The Ministry for Primary Industries today extended the current public health warning against collecting shellfish from the west coast of the North Island. The warning now extends from South Head (Manukau Harbour entrance) to Tirua Point (south of Kawhia Harbour).
Paralytic Shellfish Poisoning (PSP) toxins have been detected in shellfish from the Kawhia Harbour above the safe limit set by MPI.
The other public health warning for Hawke's Bay remains in place.
Mussels, oysters, tuatua, pipi, toheroa, cockles, scallops, catseyes, kina (sea urchin) and all other bivalve shellfish should not be eaten.
Note, cooking shellfish does not remove the toxin.
Pāua, crab and crayfish may still be eaten if the gut has been completely removed prior to cooking, as toxins accumulate in the gut. If the gut is not removed its contents could contaminate the meat during the cooking process.
Symptoms typically appear between 10 minutes and 3 hours after ingestion and may include:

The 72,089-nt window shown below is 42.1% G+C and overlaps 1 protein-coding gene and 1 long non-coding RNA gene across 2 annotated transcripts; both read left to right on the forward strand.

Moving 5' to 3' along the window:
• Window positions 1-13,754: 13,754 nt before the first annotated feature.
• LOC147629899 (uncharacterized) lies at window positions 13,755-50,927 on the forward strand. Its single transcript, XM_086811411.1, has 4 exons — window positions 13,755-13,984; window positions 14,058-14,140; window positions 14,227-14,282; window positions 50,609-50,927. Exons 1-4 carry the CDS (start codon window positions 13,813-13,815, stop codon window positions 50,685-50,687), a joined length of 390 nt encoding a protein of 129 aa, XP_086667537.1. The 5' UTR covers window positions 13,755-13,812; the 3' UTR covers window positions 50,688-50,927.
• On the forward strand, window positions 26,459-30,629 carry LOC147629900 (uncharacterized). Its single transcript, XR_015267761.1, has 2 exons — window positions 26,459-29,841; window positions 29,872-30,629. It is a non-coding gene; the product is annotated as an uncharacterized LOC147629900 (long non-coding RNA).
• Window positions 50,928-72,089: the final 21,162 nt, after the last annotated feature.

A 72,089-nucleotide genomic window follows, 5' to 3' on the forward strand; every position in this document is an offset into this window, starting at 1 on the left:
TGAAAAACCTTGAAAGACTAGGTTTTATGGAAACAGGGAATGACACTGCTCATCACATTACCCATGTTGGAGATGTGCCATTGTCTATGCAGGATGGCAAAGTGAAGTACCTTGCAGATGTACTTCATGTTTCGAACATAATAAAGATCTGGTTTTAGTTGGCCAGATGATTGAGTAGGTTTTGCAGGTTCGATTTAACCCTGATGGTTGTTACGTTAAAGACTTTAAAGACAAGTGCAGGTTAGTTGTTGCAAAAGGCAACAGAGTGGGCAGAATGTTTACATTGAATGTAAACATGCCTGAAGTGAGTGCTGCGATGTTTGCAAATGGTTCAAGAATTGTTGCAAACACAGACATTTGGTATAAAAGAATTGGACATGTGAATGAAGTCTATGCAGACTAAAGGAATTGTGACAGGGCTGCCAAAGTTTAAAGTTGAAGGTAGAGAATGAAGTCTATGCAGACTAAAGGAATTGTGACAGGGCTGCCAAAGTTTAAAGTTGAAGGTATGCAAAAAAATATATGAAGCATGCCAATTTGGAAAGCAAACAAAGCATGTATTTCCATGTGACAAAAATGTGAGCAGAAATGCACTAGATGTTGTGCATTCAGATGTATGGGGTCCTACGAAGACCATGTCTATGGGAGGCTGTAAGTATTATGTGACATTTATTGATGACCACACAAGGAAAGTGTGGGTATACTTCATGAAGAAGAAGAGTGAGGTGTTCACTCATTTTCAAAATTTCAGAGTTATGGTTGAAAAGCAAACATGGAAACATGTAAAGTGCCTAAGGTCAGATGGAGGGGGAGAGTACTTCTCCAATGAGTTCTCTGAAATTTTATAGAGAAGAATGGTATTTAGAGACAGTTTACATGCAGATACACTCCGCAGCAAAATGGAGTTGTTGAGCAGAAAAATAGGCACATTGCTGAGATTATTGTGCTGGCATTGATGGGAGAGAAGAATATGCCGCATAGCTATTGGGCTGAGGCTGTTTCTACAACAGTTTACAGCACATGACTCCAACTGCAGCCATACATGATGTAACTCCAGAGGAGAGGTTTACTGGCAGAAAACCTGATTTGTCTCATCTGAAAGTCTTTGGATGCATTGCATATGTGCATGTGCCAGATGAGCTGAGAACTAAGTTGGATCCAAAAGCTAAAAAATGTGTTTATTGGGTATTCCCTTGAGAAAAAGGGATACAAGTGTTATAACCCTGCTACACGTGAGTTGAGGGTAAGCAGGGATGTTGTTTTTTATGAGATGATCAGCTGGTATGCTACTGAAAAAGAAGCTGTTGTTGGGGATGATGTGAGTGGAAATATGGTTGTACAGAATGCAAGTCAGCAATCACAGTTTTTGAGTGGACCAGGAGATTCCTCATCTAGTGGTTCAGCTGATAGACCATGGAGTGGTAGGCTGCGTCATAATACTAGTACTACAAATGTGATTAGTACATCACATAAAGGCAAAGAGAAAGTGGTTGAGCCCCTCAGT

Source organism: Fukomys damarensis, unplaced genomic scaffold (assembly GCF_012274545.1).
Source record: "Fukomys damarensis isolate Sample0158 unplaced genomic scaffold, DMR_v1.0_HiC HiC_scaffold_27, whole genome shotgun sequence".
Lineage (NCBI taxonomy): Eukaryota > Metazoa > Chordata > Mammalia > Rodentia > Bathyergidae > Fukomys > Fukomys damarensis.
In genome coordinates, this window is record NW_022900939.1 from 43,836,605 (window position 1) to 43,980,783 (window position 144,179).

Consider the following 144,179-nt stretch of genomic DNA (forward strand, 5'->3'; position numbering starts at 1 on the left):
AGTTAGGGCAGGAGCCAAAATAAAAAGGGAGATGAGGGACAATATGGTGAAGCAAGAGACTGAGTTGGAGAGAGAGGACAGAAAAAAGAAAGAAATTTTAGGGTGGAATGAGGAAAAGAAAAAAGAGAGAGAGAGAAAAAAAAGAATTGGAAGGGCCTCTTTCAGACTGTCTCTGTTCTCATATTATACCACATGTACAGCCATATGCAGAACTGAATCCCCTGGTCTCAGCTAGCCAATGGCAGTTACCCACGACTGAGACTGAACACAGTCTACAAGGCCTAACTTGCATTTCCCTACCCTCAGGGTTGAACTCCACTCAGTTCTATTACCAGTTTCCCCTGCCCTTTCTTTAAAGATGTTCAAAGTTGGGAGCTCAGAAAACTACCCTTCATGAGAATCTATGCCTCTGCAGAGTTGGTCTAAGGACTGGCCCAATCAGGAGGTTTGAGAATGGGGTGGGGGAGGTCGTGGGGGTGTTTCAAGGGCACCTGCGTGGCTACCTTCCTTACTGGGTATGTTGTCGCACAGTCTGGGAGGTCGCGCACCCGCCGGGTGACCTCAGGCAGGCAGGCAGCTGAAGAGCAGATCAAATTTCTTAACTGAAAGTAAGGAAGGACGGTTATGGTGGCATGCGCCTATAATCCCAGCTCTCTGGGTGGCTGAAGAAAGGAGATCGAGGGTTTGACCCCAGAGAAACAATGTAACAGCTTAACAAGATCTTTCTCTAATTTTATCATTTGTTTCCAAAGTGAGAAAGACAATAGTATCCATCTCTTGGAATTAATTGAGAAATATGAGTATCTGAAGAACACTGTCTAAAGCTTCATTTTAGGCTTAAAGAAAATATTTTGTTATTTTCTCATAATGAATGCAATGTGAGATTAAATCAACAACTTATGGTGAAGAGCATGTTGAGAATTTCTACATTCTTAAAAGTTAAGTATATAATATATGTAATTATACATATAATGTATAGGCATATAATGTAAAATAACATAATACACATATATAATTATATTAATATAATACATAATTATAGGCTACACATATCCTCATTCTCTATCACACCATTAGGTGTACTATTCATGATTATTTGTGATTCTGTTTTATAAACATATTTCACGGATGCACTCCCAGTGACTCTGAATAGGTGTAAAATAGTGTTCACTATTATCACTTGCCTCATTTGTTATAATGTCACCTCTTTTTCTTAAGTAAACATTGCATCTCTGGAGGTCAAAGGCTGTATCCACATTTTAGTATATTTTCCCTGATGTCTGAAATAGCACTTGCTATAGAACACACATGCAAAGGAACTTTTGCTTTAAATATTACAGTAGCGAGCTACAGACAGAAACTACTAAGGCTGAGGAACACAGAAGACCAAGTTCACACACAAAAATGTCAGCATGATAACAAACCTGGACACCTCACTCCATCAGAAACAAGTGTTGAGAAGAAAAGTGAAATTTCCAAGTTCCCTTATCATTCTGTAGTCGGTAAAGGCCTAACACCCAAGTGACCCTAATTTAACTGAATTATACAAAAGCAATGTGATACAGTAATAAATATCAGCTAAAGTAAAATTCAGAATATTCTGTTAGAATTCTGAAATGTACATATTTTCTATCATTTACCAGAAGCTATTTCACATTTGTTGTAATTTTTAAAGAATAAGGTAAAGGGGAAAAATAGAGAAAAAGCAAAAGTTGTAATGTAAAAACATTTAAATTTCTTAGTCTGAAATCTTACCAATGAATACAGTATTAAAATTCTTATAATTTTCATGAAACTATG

- numbness and a tingling (prickly feeling) around the mouth, face, and extremities (hands and feet)
- difficulty swallowing or breathing
- paralysis and respiratory failure and in severe cases, death.
If anyone becomes ill after eating shellfish from an area where a public health warning has been issued, phone Healthline for advice on 0800 61 11 16, or seek medical attention immediately. You are also advised to contact your nearest public health unit and keep any leftover shellfish in case it can be tested.
Monitoring of toxin levels will continue and any changes will be communicated accordingly. Commercially harvested shellfish – sold in shops and supermarkets, or exported – is subject to strict water and flesh monitoring programmes by MPI to ensure they are safe to eat.